(W): I was nervous all the way until bout day arrived, where i found myself really relaxed and just pumped up. I could not wait to get on track and just have fun on the day. If you had asked me before bout day i honestly thought i would be so nervous i would have thrown up on the track.

Picture courtesy of Scott Carroll Photography

Picture courtesy of Scott Carroll Photography

Playing in and winning your first ever bout must be a dream come true, how did you feel after the final whistle and the official score went up on the scoreboard?

(JK): Well it was touch and go at the end, but when the final decision came to our advantage I was over the moon a bit emotional. I feel I worked hard to get there and with the team it made it not only my proudest day but the happiest.

(W): Ecstatic, I had a great time, the team played amazingly and it was a great and very competitive bout. I was all over the place wondering if we had won or not, but when the score became official i was just ecstatic. My first ever bout with a team i had only just joined a few weeks ago and we won against Bristol Vice Quads, could not ask for anything better.

What sticks in your memory most from your first bout?

(SN): At one point I managed to force a track cut. Not a huge thing in the scheme of things, but I did it without thinking, and it was the first time that I can point to that I was playing smart.

(W): There was a point when I was trying to get through the pack as a jammer, when I got hit back slightly. HaJuken was behind me and caught me just before I started to fall, pushed me back up and through the side of the pack to get lead jammer. It was just a fantastic bit of team work by HaJuken and watching it back on video and in pictures shows how good a player he is.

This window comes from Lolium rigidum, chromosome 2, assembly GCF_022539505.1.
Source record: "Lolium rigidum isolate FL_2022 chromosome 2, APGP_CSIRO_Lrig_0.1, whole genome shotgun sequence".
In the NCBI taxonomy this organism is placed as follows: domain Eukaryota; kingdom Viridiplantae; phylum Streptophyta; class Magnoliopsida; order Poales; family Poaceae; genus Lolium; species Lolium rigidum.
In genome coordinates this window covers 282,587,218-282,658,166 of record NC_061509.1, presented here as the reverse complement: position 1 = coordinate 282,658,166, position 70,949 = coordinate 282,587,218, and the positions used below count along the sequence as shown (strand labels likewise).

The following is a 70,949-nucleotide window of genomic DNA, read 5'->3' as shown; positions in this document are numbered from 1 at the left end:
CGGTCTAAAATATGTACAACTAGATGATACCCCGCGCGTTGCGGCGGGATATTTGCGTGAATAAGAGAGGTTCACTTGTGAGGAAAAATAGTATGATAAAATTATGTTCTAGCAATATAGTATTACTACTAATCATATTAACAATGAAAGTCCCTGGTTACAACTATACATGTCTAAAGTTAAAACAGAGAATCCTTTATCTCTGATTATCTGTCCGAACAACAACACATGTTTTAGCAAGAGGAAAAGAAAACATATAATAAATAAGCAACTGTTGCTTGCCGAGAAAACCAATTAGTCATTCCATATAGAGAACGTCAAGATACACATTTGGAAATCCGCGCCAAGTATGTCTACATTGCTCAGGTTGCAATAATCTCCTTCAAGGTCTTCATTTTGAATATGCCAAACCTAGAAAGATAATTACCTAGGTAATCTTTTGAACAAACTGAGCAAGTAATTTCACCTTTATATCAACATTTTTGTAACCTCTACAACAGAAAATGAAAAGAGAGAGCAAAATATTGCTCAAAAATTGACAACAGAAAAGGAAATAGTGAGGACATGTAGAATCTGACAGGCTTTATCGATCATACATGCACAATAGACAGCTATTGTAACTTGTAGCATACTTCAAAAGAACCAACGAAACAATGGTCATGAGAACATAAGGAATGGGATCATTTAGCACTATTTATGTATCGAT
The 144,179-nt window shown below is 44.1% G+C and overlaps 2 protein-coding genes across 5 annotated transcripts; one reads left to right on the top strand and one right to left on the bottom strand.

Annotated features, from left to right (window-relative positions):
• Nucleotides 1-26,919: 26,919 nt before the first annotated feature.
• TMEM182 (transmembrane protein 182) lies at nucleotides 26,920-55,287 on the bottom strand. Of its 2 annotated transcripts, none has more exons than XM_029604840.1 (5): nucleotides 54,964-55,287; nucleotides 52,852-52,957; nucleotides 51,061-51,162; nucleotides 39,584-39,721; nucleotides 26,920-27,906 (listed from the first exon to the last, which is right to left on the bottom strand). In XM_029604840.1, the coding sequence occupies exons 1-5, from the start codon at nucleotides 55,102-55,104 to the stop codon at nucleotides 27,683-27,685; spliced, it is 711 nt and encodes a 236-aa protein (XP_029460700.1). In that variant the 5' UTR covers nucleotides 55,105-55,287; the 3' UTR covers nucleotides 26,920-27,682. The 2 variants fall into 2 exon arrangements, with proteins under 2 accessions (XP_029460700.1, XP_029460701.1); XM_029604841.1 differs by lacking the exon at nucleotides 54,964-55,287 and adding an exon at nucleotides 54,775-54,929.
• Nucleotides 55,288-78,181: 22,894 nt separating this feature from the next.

(JK): Just how much work and time and effort goes into getting the bout ready for the day.

Did you get any good advice that helped you on track or prepare for the bout?

(W): I think the best bit of advice was just what we had been given as a team which was to keep our heads, keep calm and have fun. Let them make mistakes, don’t get riled up when hit just do what we do best.

(JK): Ginge ..advised us to stay calm all the time which I need, I am easily distracted and get over competitive and can get stuck in the moment.

(SN): “Don’t worry about it. You know what you’re doing, so stop freaking out. Push yourself in your warm up, and you’ll be fine.”

Is there any advice you could give others who have their first bout still to come?

(W): Keep calm and have fun.

(JK):  Stick in, train hard and If your not falling your not trying hard enough. As you have to push yourself to learn quicker. Also remember theres a team to support you. and as my second name sake bobby mcferrin sings “dont worry… be happy” and try and relax

Picture by Chris Renton

Picture by Chris Renton

Are there any skaters (Male or Female) who inspire you?

(SN): Far too many. I’m still pretty much in awe of Rose City Wheels of Justice blockers after watching them in the WFTDA champs.

(JK): Well the list is so long I’d love to be as fast as craig (Tequila) and as tough as gregg (Dafty) and but as calm as hannah (Ginge) and as calming as marco (Despicable V). I find that most of the team are great mix of all of the above. Also admiral attackbar from arrg.

(W): Hazzard from NTRG, she puts a lot of hard work into her team and is a fantastic skater. Can not wait till she is skating for team Scotland. Optimus Grime from Mean City and now part of Power of Scotland. He is just a great all round player and have been lucky enough to have trained with and scrimmed against him on a couple of occasions.

Skaters generally set goals for themselves, now that you have played in your first bout what goal’s are you now looking to achieve/work towards?

(S): The biggest thing I learned about my skating was that I really need to work on the basics – ploughing especially. In almost all the pictures of me, I’m t-stopping which is really ineffective in a game situation!

(JK): Better bridging, walls, stopping faster also building my stamina and strength and not forgetting my dark side over competitiveness.

(W): To build on my skills and look to improve my all round game, and hopefully one day maybe even try out for Power of Scotland.

Picture courtesy of Scott Carroll Photography

Picture courtesy of Scott Carroll Photography